The second key aspect is sorbitol. And sorbitol is a huge trigger to incontinence in patients, and it's a silent one often because people don't realize they're taking it – sorbitol and most of these artificial sugars, which are especially there in our fizzy drinks, in carbonated drinks. They’re a real issue because they are very osmotically rich, and very poorly absorbed and there's a very strong linear relationship between dose of sorbitol, or artificial sugars in our diet, and stool liquidity. So, reducing the amount of sorbitol in terms of soft scoop ice cream, and chewy sweets, and chewing gum and the litres of carbonated drinks that some of us consume, that's the thing that can really help some patients, to reduce that.

And then the final thing is excessive amounts of caffeine. We know that normal amounts of coffee, that's equivalent of below three espressos a day or six of instant coffees a day, that isn't really associated with any problems. But at higher doses the effect of something called the phosphodiesterase inhibitors in coffee can act to make the sphincters a little bit weaker and the amount of secretion from a gut a little bit more, and that can provoke continence. So, don’t focus on fibre unless the stools are loose, reduce the amount of sorbitol – especially if the stools are loose, and don't worry too much about coffee unless patients are taking massive quantities.

Hopkins: Thank you. And really when you think about it, it's relatively simple when you think about those three things. I guess depending on people's relationship to caffeine, it may or may not be simple for them, but I suppose when you think about the outcome it can have on managing incontinence, people would certainly be willing to do these things if it's going to make their situation better.

Emmanuel: And just to put that in context for 30 seconds. It's worth remembering that even in a tertiary practice like the one I work in, we know that if we just make those observations in diet and those changes, about a quarter of the patients referred to us with their tertiary level incontinence where they've been through the local hospital and local services – that’s all we do to them, do that simple adjustment to their diet and they're sorted out. So, in the aspect of the community the chance of improving continence is even higher because they're less severe patients, so it has a good outcome.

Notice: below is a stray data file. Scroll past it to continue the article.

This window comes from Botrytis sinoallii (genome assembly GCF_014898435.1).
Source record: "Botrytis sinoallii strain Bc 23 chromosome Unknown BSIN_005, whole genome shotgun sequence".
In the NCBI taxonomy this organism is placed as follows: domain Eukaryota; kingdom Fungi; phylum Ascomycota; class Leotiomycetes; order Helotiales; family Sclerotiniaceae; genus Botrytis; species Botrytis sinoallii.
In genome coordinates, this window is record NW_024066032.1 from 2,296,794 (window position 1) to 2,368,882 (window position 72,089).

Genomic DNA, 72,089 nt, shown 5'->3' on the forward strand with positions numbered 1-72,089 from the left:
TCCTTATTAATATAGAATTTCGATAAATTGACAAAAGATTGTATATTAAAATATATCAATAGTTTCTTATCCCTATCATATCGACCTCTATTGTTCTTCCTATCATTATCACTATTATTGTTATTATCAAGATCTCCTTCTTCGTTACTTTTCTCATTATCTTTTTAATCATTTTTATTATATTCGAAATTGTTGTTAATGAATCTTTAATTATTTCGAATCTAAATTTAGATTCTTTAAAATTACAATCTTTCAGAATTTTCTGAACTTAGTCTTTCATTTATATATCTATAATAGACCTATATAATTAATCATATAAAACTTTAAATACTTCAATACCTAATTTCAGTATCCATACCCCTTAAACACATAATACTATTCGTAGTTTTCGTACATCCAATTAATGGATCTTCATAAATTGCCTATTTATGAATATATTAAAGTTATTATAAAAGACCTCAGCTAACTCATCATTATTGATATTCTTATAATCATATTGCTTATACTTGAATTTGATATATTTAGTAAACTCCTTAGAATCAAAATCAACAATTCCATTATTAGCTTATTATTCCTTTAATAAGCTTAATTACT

Hopkins: Yeah, it’s really an example of again, a sort of a low-tech intervention. Simple, easy, that can make a profound difference, so thank you. In terms of the next thing I'd like to look at is gastroparesis. Blood glucose, and blood glucose fluctuations may play a role, depending I suppose on the individual and why they have gastroparesis. Can you just comment on gastroparesis in general and then maybe some specific components?

Emmanuel: So, the most common cause of gastroparesis as a symptom of delayed emptying is of course diabetes, and whereas once we used to think it is only people with type 1 diabetes, we know that type 2 diabetics – and that's a huge epidemic in the western world – is also associated with gastroparesis. So, this is an increasingly prevalent problem and what we know is that there's some really elegant data showing that high sugar on its own marginally delays gastric emptying, but the swing from a normal sugar level to high sugar is what critically decelerates the stomach for emptying. It makes the stomach more compliant and makes a pylorus less likely to open up into the intestine. And equally a swing the other way, so people are having recurrent hypos, that can be an issue if they're hovering with a normal blood glucose and every so often dip down, that fluctuation in blood glucose level is what critically affects pyloric emptying.

So, it's an important thing to say. The key thing in diabetic control here is not necessarily to make the sugar normal, it's to – if you can do that of course that's the primary goal – but setting it so it doesn't fluctuate too much. Which means helping the patient educate themselves about fibre sources, and the slow release sugars so they know how to keep their sugar as best as possible from periods of prolonged fasting and so on where they can suddenly dip. So, it's really that information, it's about trying to keep the levels constant rather than the levels low.